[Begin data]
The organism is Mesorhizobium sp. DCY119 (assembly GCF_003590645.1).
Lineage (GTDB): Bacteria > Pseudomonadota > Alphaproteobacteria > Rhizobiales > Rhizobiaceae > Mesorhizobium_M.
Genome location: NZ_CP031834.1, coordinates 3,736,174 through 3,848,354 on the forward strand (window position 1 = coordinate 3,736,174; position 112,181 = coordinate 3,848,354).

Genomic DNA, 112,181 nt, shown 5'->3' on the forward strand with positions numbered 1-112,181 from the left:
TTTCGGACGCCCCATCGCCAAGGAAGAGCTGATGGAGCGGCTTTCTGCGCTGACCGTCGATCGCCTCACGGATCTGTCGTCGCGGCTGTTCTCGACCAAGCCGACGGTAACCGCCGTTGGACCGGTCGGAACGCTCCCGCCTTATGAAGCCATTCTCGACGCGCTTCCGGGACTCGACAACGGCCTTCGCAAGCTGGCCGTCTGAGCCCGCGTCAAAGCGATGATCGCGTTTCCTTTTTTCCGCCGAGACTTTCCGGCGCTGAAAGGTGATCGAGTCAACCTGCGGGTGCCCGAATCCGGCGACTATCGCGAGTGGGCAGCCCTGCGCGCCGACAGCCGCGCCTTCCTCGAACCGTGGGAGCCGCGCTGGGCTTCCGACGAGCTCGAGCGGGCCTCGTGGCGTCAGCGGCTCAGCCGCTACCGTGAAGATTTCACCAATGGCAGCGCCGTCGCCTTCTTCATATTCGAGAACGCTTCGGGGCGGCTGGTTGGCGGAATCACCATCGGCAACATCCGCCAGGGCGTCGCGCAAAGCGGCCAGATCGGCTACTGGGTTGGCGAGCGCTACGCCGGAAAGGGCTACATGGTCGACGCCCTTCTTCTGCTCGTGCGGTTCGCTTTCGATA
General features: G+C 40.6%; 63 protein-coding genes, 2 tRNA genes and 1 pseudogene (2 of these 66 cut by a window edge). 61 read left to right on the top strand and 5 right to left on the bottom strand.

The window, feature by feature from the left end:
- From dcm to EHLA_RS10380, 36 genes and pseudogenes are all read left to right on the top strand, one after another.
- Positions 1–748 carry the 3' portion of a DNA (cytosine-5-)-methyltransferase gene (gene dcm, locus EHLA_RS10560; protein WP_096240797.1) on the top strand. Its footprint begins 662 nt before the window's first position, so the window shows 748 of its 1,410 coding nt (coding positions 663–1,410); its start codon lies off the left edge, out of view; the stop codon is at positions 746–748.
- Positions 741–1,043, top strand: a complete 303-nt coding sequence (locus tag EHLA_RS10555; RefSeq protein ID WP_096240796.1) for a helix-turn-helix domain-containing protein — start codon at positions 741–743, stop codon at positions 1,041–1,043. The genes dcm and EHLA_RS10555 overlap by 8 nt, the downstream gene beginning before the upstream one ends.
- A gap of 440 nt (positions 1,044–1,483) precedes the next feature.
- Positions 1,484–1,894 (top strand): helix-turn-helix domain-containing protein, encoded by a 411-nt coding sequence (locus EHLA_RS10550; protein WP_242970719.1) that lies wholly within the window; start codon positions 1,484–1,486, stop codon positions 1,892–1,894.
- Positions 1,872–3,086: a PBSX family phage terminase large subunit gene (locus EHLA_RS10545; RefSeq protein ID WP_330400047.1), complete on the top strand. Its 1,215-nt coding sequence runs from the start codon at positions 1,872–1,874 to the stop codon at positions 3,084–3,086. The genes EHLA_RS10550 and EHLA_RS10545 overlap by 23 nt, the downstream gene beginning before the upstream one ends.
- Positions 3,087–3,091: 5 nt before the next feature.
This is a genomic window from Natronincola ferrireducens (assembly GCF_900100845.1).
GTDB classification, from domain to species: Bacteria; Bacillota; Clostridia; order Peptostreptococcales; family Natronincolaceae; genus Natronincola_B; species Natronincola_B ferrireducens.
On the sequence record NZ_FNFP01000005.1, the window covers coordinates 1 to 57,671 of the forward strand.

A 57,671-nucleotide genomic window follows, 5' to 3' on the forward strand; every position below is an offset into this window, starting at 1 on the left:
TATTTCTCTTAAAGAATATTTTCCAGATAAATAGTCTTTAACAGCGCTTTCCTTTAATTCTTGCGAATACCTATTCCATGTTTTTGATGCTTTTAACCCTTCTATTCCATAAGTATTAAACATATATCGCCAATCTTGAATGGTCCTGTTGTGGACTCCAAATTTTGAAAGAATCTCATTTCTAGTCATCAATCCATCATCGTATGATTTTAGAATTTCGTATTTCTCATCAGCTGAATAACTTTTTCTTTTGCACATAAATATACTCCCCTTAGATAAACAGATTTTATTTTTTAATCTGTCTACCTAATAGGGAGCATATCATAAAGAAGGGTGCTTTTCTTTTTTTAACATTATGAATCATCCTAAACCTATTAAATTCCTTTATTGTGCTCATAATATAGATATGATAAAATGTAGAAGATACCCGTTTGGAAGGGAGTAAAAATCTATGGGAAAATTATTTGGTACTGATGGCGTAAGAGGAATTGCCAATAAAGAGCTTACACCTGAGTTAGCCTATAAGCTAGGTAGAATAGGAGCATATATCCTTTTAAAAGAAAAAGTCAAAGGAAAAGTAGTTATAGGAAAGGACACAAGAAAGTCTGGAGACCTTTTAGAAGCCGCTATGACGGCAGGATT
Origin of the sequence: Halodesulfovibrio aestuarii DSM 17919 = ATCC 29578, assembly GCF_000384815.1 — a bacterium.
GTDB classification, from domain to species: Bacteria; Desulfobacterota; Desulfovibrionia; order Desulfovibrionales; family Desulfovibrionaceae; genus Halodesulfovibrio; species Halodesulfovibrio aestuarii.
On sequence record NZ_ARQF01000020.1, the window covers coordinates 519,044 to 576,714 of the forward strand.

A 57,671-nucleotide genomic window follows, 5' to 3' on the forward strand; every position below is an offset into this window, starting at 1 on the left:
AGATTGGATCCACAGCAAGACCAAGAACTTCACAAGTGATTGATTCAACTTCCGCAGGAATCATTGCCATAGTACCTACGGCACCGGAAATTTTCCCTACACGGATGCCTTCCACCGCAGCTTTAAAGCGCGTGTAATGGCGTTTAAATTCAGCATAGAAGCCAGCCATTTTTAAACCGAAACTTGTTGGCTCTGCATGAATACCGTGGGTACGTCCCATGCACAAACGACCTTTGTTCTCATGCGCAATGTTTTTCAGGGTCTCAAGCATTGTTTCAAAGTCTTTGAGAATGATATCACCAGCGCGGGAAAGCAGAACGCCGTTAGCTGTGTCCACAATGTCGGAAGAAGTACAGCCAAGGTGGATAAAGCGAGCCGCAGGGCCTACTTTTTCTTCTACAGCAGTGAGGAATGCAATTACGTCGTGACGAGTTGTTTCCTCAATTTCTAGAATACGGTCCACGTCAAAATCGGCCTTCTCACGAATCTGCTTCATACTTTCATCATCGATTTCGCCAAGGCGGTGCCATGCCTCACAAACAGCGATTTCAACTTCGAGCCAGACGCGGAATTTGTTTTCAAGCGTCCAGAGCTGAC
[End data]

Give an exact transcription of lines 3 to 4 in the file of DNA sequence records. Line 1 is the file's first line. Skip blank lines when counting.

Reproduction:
Genome location: NZ_CP031834.1, coordinates 3,736,174 through 3,848,354 on the forward strand (window position 1 = coordinate 3,736,174; position 112,181 = coordinate 3,848,354).

Genomic DNA, 112,181 nt, shown 5'->3' on the forward strand with positions numbered 1-112,181 from the left: